If I had been alive in 1859 I think I would have been convinced (maybe against my social intuitive sense) that Darwin’s theory explained everything, and I might have seen this as the ultimate “death of God”. I would have been deeply saddened, as were all those well-meaning Victorians who attended the disastrous debate between the Bishop of Oxford and Thomas Huxley in 1860. Darwin was to describe the effect of this “loss of faith” as similar to becoming colour blind – great sights no longer awakened his sense of wonder; life became “bland”.

Very many people took this stance, and many were terrified that by destroying religion as currently understood and practised, morality would fall apart. The defences went up. They were still there in my father’s mind in the 1950s. They are still there in Gateshead this very month; and they are undoubtedly there in London. To me it is strange that it is often scientists who are more vocal in their acknowledgment of the need to talk about spirituality, than are the religiously inclined to consider scientific imperatives.

One implication of “The Origin of the Species” was on the newly emerging discipline of Psychology – the study of behaviour. Psychology arose from a fusion of philosophy and the medical science of physiology – the former with a long, classical tradition of rationality, and the latter as a scientific empirical discipline. It was not an easy synthesis to make, and one of its core methodological assumptions was that the human mind was, and always had been, just as it is now. The brain, and the mind, according to psychology, never changed. They just “happened to be”. With such an assumption, psychology decided to distance itself from evolutionary theory as being both too disturbing to its methodology (how could you allow for the brain as an evolved structure?) and socially unacceptable to that section of the public wishing for a study of behaviour that would allow them to influence other behaviours into the future. The scientific study of human behaviour was therefore to be “moth-balled” for a hundred years.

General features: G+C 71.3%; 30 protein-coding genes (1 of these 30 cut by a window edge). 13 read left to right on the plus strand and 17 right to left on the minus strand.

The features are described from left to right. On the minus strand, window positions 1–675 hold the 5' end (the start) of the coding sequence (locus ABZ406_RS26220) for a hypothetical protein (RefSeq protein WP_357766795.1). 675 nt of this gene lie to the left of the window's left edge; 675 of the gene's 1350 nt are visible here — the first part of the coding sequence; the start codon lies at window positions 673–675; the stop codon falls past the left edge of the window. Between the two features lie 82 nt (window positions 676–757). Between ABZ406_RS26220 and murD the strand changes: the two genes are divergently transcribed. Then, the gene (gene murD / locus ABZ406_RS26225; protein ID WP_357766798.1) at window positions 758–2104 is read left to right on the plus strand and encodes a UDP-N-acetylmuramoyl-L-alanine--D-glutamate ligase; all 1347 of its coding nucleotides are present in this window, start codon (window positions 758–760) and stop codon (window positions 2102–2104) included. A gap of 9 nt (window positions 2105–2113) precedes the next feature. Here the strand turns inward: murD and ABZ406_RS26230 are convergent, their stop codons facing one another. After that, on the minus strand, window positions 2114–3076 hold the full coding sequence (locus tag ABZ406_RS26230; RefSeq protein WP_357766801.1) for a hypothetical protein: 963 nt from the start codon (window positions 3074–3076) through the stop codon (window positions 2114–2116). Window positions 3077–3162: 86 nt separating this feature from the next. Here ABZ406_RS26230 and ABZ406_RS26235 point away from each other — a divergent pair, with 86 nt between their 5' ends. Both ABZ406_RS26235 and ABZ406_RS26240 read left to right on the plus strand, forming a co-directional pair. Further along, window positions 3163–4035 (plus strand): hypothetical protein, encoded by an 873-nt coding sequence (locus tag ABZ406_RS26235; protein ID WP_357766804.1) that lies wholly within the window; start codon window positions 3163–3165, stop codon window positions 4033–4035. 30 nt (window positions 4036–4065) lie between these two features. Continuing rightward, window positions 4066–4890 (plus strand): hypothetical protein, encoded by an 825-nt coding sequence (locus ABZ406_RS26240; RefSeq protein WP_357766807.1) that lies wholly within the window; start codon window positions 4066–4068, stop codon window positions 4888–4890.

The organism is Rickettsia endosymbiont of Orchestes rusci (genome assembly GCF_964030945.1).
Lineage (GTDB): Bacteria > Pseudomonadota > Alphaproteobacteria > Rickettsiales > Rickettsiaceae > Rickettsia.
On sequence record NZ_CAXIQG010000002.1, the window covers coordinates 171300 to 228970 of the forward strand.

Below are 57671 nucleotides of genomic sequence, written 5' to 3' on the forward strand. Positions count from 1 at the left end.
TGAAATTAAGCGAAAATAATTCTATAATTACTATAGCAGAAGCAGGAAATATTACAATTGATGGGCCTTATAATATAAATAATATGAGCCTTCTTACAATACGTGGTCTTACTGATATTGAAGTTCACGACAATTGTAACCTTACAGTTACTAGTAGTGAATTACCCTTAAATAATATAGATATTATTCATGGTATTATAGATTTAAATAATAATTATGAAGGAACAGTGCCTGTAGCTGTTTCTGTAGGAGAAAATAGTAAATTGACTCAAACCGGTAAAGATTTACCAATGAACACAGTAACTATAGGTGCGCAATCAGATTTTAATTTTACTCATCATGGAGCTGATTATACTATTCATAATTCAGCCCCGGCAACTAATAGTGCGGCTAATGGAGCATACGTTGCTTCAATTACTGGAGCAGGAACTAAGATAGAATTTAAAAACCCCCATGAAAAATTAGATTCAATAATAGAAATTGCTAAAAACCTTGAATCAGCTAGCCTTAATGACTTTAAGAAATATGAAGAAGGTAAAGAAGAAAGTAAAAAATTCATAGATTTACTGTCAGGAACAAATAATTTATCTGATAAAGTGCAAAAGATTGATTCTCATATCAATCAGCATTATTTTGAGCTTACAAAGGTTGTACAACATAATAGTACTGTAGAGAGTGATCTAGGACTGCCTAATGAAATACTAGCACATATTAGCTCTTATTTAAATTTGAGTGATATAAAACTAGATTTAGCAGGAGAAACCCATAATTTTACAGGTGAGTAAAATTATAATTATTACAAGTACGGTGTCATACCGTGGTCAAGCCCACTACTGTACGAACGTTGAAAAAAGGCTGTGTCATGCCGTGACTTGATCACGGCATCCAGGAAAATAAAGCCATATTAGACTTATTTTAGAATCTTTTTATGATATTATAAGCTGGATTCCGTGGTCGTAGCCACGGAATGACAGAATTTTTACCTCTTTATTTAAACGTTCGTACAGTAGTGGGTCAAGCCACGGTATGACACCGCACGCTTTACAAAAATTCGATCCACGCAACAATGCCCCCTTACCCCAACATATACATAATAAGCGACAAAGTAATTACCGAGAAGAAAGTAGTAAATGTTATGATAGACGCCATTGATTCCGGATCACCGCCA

While medical science embraced evolutionary theory, and has subsequently used this to incorporate genetics, inheritance, DNA and a multitude of other discoveries, psychology – as the study of behaviour – effectively excluded any thoughts that the brain was an evolved structure until way into the 1960s and effectively into the 1980s. In the past one hundred and more years medicine has been transformed, but not so learning theory. Because of that, daily, we experience the creaky joints of a rheumatic octogenarian education system untreated, as it were, by the insights.

Just over a year ago I got a most interesting email from a school psychologist at the Jakarta International School in Indonesia. It went as follows; “The biggest crisis we are facing is a crisis of meaning. The tremendous social changes of the last hundred years have stripped modern society of that which gives us meaning, be it in our roots to our ancestors, religions, spirituality, our relationship to nature… within this crisis of meaning our young people are facing a moral crisis – a crisis of values. Without these anchors young people no longer understand the value of perseverance, learning for learning’s sake, etc. Instead our daily lives are filled with the pursuit of money and temporary ecstasy. Both of these goals are unfulfillable and result in a misguided frenzy in the pursuit of the next thrill, or in depression”.